“Getting turnovers can get you back into any game even when you’re down,” Weber said. “That’s something we have focused on the past and will continue to focus on. Balls didn’t bounce our way today.”
The problems extended beyond just the defense.
On offense, the Red lost center Alex Emanuels to a leg injury in the first half and his absence was certainly felt. Princeton’s vaunted run defense neutralized Cornell’s rushing attack, holding the Red to just 49 yards on the ground.
After halftime, with fans trickling out of Schoellkopf Field, Cornell momentarily stopped the bleeding on the first drive of the second half when sophomore quarterback Dalton Banks hit senior captain and receiver Ben Rogers in the end zone, capping off an 86-yard drive. The score proved to be the team’s only touchdown of the game.
Yet Princeton came right back with a touchdown of its own. Though a sack backed the Tigers to their own five-yard line, the Red again brought pressure on second down, but Lovett deftly dodged the impending tacklers and tossed a quick pass to Isaiah Barnes. Barnes — who finished with 170 receiving yards — ran untouched into the endzone to reestablishing the Tigers’ lead back to 35.
Heads hanging and shoulders slumped, the men of the team were visibly dejected with the way the game was playing out. As Princeton’s lead ballooned, Cornell’s players showed their frustration in the second half.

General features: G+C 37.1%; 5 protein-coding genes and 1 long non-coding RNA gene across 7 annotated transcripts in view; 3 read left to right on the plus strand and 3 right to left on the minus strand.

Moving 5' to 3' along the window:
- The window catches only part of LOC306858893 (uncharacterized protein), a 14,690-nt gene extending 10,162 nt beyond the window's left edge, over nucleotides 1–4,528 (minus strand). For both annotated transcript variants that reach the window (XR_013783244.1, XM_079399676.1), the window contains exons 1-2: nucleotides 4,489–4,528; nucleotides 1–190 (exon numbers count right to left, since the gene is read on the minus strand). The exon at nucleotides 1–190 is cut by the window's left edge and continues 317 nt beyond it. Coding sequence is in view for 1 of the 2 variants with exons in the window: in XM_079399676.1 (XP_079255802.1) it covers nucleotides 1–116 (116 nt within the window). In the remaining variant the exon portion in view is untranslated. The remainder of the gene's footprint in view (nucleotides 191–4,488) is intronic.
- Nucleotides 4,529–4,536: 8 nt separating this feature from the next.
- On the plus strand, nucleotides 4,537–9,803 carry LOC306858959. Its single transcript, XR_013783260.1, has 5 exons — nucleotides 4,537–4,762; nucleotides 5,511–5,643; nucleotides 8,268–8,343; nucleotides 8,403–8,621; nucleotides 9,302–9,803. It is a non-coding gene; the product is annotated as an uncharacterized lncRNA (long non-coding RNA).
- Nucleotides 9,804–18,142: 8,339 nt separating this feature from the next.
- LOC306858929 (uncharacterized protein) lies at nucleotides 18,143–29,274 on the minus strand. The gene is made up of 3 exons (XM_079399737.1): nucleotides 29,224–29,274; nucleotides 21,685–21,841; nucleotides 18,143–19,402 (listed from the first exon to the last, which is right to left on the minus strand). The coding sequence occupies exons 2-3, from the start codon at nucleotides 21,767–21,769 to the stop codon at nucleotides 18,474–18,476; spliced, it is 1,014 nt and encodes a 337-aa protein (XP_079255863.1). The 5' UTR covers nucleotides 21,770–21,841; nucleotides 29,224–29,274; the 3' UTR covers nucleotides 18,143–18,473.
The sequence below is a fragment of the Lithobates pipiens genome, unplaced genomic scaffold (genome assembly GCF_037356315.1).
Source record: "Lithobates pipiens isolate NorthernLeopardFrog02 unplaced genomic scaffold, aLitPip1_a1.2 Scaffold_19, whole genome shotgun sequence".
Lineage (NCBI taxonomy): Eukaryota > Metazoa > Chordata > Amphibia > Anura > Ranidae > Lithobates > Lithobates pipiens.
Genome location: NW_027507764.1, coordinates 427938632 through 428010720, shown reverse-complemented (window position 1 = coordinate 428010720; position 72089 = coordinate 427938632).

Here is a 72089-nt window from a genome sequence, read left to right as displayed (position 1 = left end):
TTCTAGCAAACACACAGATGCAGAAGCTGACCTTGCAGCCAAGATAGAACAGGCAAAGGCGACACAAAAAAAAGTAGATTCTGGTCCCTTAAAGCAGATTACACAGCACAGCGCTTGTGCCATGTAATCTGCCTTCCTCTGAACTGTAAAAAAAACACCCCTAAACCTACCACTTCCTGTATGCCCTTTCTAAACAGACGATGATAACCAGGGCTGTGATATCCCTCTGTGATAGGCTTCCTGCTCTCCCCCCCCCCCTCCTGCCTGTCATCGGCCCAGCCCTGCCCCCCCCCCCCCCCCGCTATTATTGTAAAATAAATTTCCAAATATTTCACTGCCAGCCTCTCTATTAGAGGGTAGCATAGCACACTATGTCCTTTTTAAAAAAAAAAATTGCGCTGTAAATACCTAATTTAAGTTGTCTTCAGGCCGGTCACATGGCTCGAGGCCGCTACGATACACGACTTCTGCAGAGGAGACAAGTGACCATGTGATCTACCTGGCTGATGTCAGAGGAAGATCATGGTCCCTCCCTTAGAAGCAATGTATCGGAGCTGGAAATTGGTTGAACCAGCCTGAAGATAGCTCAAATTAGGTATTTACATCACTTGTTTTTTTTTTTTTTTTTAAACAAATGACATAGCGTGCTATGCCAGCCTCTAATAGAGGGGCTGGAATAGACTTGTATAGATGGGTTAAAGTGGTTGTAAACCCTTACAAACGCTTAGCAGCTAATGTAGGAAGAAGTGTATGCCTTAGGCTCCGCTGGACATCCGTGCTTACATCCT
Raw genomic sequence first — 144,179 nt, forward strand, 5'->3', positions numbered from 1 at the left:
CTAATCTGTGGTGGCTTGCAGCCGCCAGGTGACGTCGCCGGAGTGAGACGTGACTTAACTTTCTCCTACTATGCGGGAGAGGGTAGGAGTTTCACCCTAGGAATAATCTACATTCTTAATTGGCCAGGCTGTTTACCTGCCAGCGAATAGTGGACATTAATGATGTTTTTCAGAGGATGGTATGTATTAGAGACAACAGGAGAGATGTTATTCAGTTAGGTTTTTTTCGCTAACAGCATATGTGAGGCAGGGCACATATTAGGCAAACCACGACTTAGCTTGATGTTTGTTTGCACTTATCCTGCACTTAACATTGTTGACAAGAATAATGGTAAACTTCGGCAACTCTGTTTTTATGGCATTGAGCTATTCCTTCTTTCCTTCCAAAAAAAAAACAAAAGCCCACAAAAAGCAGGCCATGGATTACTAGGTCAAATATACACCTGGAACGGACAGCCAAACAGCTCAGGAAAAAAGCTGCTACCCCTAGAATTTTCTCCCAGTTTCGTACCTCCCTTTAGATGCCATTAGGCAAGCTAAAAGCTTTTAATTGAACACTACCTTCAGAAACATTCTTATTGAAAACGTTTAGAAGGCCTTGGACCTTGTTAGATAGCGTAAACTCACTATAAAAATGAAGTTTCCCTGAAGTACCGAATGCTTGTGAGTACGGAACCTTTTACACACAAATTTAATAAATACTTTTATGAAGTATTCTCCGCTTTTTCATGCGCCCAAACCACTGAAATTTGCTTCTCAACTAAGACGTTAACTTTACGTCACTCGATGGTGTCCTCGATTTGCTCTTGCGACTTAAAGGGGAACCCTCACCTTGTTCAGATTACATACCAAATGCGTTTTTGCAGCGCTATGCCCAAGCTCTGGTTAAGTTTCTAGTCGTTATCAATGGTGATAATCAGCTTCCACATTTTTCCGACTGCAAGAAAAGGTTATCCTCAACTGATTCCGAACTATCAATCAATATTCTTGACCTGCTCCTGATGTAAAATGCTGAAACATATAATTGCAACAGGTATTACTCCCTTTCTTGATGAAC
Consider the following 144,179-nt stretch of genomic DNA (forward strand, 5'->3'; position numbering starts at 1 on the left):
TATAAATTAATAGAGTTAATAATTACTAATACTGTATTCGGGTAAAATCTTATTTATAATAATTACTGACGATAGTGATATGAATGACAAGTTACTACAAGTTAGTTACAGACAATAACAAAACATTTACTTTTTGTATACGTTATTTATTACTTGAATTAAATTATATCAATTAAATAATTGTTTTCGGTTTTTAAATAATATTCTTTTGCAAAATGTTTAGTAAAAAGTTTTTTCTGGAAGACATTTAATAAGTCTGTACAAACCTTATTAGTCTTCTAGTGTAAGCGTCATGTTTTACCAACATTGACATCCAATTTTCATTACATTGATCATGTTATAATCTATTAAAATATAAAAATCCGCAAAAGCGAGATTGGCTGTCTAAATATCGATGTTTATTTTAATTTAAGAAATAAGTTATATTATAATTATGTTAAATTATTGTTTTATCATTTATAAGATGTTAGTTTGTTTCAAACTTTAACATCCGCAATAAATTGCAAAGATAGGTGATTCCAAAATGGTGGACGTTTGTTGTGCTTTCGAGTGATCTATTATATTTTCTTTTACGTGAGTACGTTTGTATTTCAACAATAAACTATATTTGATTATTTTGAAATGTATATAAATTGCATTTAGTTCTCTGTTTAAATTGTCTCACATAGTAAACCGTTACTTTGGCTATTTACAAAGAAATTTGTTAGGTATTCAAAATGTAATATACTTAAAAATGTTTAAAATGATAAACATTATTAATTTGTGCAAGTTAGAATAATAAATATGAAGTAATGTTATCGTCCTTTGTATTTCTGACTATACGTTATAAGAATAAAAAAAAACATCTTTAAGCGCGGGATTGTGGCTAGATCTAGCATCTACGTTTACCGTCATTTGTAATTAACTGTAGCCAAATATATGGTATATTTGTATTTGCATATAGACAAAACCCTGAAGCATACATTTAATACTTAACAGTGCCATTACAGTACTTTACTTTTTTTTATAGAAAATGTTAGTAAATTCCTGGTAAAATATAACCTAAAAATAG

When the referees penalized Cornell for a false start in the third quarter, the coaches and the players demonstratively disagreed with officials and continued to argue their case with the referees even as the next play began. The sideline was whistled for an unsportsmanlike conduct call.
“Anytime you’re down in a game it gets frustrating,” Weber said. “So you need to be able to recenter yourself and lock back in and be focused. Worry about what you can control and have an internal locus of control.”
According to Archer, that frustration stems from the players’ knowledge that they could have played better.
“They put so much into it and today just wasn’t our day,” Archer said.
Despite the depressed demeanor at the end of the game, Archer said he is confident the team will rebound and move past this deflating defeat.
“You need to make a decision that it’s not going to define us,” Archer said. “It’s not going to be carried over for anything longer than today. We can’t do anything about the Princeton football game right now, all we can concentrate on is Dartmouth and our last three games.”
Weber acknowledged that there are two paths the team can take as the final stretch of the season approaches.
“There’s two different directions I think this team can go,” Weber said. “We can mail it in and coast through the next three games and not continue to improve and not fight and not enjoy the last three weeks we have together. Or we can do the total opposite and continue to come with a hard hat every day, work hard, get better and cherish the bond that we have and continue to fight.”
The senior said he is confident the team will choose the latter path.